Liz Brooks has been an integral part of motorsport for nearly two decades. The PR expert has worked with some of the biggest names in the sport: Eddie Jordan, Lotus and now Susie Wolff with the Formula E Team, ROKiT Venturi Racing to name but a few.
In this interview she talks about how her career started, about being a woman in a male-dominated field, the changes and challenges of motorsport PR, and what advice she would give young women who want to work in motorsport.
How did you get into Motorsports and why?
Great question because many young people are interested in that answer. For me it was a case of right place, right time. I was working at a PR agency. One of my clients was Kawasaki, I was the account manager for the motorcycle side of the business and I had the chance to see what they were doing in motorsport with British and World Super Bikes and Superstock. That was really my first glimpse into the world of racing. During this time, I had a call from a Kawasaki dealer who was lending a bike to the F1 boss, Eddie Jordan, and he wanted to create some buzz around it so I arranged a photoshoot with Eddie and the bike in question. I was messing around on the bike helping the photographer set up when Eddie came out of his office. Being full of the confidence that can sometimes come with youth, I chatted away to Eddie as if we were old friends. We had a great connection instantly, and I was fascinated by this larger-than-life character and his vision for the team. Two weeks later, he contacted me and offered me a job. It was really a case of being in the right place, at the right time but it was also a lot to do with my confident and chatty nature. I was lucky but made the most of the opportunity that presented itself.
Did you have an interest for motorsport before that?
I have always been interested in sport in general, not specifically in motorsports. I come from a sporty family, more track and field and team sports. I had never watched Formula 1 or motorsport with my parents. My first Formula 1 race was actually when I was working for Eddie Jordan. I could instantly see and appreciate the appeal though. I have always believed that sport has a unique capacity to cross all kinds of cultural and social boundaries to do good and unite people.
How did you end up starting your own agency?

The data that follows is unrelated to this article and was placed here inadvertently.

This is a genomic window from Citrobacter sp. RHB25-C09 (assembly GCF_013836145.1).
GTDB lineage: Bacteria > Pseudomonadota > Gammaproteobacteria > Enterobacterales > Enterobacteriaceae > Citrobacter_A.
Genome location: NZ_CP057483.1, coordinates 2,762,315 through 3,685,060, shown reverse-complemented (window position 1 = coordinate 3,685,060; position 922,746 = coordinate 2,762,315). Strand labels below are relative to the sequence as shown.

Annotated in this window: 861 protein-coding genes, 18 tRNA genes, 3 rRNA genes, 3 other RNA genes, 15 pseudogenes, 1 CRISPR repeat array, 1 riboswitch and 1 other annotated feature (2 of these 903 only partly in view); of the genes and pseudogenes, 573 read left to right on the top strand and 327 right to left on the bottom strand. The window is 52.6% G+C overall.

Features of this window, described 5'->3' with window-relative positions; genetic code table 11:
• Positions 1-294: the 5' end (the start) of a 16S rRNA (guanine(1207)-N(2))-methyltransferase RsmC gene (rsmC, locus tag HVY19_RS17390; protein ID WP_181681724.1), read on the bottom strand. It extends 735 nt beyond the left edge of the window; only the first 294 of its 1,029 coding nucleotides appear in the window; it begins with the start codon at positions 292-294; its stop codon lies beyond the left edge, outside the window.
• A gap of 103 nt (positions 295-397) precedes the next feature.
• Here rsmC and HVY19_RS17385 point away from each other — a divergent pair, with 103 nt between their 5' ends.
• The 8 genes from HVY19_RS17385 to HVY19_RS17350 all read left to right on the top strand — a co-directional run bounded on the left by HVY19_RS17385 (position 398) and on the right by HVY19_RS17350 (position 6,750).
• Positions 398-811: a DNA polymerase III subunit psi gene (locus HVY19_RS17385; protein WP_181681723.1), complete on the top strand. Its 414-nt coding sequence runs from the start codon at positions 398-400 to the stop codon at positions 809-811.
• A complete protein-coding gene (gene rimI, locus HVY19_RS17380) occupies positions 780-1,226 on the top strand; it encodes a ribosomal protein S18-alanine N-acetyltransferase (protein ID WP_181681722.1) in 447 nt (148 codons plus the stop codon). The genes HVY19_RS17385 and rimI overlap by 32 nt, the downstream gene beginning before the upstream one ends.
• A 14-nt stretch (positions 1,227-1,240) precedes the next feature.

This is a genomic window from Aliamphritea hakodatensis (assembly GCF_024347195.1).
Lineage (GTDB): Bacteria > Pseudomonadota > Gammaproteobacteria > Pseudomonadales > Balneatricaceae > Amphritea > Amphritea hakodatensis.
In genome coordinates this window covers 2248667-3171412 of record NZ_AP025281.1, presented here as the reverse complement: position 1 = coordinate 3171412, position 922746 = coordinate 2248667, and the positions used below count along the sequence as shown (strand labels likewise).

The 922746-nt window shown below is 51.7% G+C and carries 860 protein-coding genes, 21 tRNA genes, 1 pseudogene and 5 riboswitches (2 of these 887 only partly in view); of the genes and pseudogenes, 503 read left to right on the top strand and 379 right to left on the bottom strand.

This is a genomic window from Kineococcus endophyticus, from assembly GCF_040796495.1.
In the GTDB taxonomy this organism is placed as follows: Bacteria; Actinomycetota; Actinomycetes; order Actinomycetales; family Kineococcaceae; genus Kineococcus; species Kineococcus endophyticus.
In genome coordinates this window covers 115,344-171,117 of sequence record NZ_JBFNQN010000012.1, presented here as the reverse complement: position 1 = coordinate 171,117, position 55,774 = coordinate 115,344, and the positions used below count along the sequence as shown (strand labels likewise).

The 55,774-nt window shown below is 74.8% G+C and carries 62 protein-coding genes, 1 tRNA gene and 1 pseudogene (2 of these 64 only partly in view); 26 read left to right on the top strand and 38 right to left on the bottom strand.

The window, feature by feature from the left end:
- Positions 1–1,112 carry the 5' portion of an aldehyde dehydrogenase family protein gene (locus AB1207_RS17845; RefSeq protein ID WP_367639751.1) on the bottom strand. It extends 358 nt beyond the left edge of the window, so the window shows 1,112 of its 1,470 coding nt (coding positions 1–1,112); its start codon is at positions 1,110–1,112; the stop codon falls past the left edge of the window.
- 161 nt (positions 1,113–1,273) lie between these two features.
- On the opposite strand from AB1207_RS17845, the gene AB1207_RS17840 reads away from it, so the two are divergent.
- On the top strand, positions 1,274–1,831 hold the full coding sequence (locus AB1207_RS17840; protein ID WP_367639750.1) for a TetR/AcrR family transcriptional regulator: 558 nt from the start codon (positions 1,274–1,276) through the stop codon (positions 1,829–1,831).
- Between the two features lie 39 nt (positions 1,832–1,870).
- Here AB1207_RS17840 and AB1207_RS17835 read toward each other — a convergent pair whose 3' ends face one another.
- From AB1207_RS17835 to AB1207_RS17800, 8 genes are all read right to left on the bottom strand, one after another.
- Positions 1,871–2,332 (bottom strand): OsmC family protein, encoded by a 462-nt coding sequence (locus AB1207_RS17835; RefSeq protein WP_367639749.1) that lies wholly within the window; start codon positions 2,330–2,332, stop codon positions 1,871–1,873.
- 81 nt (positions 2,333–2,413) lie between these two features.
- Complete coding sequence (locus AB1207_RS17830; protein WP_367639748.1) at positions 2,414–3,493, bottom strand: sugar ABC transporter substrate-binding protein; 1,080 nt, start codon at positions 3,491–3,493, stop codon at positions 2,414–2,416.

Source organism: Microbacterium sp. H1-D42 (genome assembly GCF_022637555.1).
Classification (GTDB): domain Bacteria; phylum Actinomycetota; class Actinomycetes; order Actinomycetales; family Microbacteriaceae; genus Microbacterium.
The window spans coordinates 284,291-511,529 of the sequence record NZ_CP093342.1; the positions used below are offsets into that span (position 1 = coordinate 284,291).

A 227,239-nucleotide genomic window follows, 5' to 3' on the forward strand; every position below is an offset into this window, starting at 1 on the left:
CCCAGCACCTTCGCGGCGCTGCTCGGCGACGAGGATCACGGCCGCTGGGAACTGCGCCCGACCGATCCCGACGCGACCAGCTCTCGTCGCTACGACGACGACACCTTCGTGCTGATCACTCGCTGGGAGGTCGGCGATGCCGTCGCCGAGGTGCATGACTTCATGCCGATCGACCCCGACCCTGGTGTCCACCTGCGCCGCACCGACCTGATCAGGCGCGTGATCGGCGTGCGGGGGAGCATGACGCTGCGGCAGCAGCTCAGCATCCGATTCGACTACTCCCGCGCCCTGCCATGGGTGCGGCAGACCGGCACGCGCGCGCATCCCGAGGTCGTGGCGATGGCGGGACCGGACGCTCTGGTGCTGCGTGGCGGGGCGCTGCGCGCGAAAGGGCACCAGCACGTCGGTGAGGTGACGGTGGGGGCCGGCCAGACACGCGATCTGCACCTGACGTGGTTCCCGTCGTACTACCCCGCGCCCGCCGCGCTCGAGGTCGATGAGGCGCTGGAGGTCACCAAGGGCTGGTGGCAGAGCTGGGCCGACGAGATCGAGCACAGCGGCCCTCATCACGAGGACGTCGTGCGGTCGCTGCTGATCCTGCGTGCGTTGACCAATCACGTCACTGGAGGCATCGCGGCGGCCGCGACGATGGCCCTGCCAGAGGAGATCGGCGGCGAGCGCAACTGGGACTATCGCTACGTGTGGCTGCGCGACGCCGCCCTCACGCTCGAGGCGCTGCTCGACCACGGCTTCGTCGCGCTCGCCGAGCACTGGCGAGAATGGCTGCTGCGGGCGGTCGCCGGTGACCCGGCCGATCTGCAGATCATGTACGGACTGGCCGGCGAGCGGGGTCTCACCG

I think I always had in my mind that I’d like to work for myself at some point. There’s an autonomy that comes with working for yourself that can be frightening but is also really appealing to me. I’d reached Director of Communication in several roles pretty early on in my career and from there, traditionally there isn’t much higher to go. In 2012, I had my son Felix whilst I was working for Lotus with Dany Bahar. When he left, he suggested that I set up my own business with him as my first client. Again, it was a case of being in the right place at the right time but it’s not a decision I took lightly and working for yourself isn’t for everyone. You have to be sure to be doing the right thing before taking the leap. I was lucky that I had the opportunity to carry on my work from Lotus with Dany, it was a very calculated risk to take and easily one of the best decisions I have made.
What does a typical day look like?
There is no typical day really and there has never been in my career. The day is made of different things: responding to media inquiries, scheduling interviews, strategising, messaging for my clients and thinking about their audiences, doing research, which means a lot of reading, planning, reacting to things that happen around your clients. Now with the global pandemic and lockdown in London, I also have to factor in my son’s online schooling which is a juggle but we make it work. For me the most important thing is being able to prioritise effectively otherwise it would be very easy to feel overwhelmed.
You have been working in different areas of motorsport like Formula E and Formula 1. What is your best memory?